The young man whom we have been attempting to portray was so evidently a woman that the women who looked upon him with desire were doomed (failing a special taste on their part) to the same disappointment as those who in Shakespeare's comedies are taken in by a girl disguised as a youth. The deception is mutual, the invert is himself aware of it, he guesses the disillusionment which the woman will experience once the mask if removed, and feels to what an extent this mistake as to sex is a source of poetical imaginings. Moreover it is in vain that he keeps back the admission "I am a woman" even from his demanding mistress (if she is not a denizen of Gomorrah) when all the time, with the cunning, the agility, the obstinacy of a climbing plant, the unconscious but visible woman in him seeks the masculine organ. We have only to look at that curly hair on the white pillow to understand that if, in the evening, this young man slips through his guardians' fingers in spite of them, in spite of himself, it will not be to go in pursuit of women. His mistress may castigate him, may lock him up, but next day the man-woman will have found some way of attaching himself to a man, as the convolvulus throws out its tendrils wherever it finds a pick or a rake up which to climb. Why, when we admire in the face of this man a delicacy that touches our hearts, a grace, a natural gentleness such as men do not possess, should we be dismayed to learn that this young man runs after boxers? They are different aspects of the same reality. And, indeed, what repels us is the most touching thing of all, more touching than any refinement of delicacy, for it represents an admirable though unconscious effort on the part of nature: the recogniton of sex by itself, in spite of the deception of sex, appears as an unavowed attempt to escape from itself towards what an initial error on the part of society has segregated it from.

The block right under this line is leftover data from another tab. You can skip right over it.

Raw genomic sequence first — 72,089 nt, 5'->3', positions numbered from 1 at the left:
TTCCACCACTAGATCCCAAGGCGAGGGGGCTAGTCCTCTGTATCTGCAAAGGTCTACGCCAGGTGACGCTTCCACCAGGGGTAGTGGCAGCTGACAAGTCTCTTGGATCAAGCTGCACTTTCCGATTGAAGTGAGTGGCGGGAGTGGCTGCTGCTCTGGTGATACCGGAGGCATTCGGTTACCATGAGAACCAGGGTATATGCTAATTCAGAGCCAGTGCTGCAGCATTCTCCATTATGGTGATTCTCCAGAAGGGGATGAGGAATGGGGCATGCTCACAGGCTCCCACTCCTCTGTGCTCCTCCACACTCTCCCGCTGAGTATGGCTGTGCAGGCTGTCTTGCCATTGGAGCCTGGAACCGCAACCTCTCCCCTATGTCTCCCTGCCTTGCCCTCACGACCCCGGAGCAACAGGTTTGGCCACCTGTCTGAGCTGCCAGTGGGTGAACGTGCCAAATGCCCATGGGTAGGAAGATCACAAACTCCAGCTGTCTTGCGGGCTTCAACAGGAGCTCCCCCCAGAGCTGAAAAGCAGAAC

Marcel Proust, Cities of the Plain, pp. 644-645
Now this is what I keep coming back to: what is Proust's real view of homosexuality? Again, I've made the conscious decision to not do any research or even any side reading on Remembrance of Things Past, so that I could read Proust's own words without bias (other than the general cultural understanding of what an educated person, or, in my case, a clumsily educated person, understands about Proust simply by being a citizen of the planet). Here is clearly a product of his time, and his thought his very much steeped in a very Freudian worldview - and there is an accepted view of a strictly binary view of gender that many of us, and especially our students would struggle with today - but I still read his words as ones of understanding and not condemnation. He tells us, "And, indeed, what repels us is the most touching thing of all, more touching than any refinement of delicacy, for it represents an admirable though unconscious effort on the part of nature: the recogniton of sex by itself, in spite of the deception of sex, appears as an unavowed attempt to escape from itself towards what an initial error on the part of society has segregated it from." I'm reading this as Proust drawing a distinction between the perceptions and rules that society wants to impose on an individual, and the what the individual actually needs and feels. In the end, what does it matter which sex, again, in a very dualistic way, we are drawn to, because in the end, "They are different aspects of the same reality."